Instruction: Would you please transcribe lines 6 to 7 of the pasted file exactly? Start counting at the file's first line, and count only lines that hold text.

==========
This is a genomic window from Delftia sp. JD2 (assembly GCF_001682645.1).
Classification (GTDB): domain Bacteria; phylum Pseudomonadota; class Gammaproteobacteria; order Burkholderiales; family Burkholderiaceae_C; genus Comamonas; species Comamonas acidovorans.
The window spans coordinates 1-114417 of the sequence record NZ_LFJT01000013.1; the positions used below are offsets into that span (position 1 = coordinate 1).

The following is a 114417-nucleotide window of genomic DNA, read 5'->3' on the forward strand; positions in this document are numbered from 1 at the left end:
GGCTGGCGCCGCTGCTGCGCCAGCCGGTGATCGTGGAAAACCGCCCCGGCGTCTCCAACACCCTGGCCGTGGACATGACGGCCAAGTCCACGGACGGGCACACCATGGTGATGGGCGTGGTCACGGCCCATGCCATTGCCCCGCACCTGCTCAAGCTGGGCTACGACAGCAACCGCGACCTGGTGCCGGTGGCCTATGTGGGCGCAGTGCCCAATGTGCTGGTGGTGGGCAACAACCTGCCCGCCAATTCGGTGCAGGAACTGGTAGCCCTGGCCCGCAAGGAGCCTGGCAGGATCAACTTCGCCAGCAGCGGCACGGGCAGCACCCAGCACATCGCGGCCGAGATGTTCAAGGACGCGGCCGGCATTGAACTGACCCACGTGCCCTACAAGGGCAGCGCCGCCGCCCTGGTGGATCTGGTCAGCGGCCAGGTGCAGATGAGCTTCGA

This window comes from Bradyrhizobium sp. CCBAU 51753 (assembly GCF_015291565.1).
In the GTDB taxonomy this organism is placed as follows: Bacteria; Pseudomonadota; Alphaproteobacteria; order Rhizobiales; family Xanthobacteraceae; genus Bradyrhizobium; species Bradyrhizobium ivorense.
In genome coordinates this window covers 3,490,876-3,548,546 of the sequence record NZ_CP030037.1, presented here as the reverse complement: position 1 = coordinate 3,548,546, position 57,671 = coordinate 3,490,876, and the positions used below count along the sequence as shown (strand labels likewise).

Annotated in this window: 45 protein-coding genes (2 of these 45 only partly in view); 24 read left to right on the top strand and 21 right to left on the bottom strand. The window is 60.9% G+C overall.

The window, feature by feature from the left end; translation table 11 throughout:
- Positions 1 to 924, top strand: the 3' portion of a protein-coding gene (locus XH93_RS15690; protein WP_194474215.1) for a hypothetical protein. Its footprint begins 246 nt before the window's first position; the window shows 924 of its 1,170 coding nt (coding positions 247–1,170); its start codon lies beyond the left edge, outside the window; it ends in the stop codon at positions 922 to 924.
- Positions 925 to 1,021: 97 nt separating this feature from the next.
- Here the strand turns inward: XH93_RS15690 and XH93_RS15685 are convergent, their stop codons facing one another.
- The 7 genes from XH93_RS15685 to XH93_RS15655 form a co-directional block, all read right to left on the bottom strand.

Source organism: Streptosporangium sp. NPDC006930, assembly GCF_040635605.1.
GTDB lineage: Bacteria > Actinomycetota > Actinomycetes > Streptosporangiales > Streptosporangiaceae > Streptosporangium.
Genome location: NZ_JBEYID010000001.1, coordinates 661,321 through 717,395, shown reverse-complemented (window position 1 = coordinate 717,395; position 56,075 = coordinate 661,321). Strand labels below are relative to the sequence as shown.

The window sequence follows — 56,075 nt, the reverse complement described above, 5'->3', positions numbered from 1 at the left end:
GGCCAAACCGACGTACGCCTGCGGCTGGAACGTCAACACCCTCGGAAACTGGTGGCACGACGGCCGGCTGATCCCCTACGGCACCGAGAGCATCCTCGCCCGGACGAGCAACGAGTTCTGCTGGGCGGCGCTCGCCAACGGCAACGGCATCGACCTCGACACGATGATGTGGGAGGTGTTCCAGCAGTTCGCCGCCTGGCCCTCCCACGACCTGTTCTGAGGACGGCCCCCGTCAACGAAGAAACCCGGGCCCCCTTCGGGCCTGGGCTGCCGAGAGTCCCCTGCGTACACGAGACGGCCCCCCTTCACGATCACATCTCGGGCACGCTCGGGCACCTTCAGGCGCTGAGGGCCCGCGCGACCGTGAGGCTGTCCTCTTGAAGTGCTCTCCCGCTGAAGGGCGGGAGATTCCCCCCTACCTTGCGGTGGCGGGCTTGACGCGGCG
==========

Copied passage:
This window comes from Bradyrhizobium sp. CCBAU 51753 (assembly GCF_015291565.1).
In the GTDB taxonomy this organism is placed as follows: Bacteria; Pseudomonadota; Alphaproteobacteria; order Rhizobiales; family Xanthobacteraceae; genus Bradyrhizobium; species Bradyrhizobium ivorense.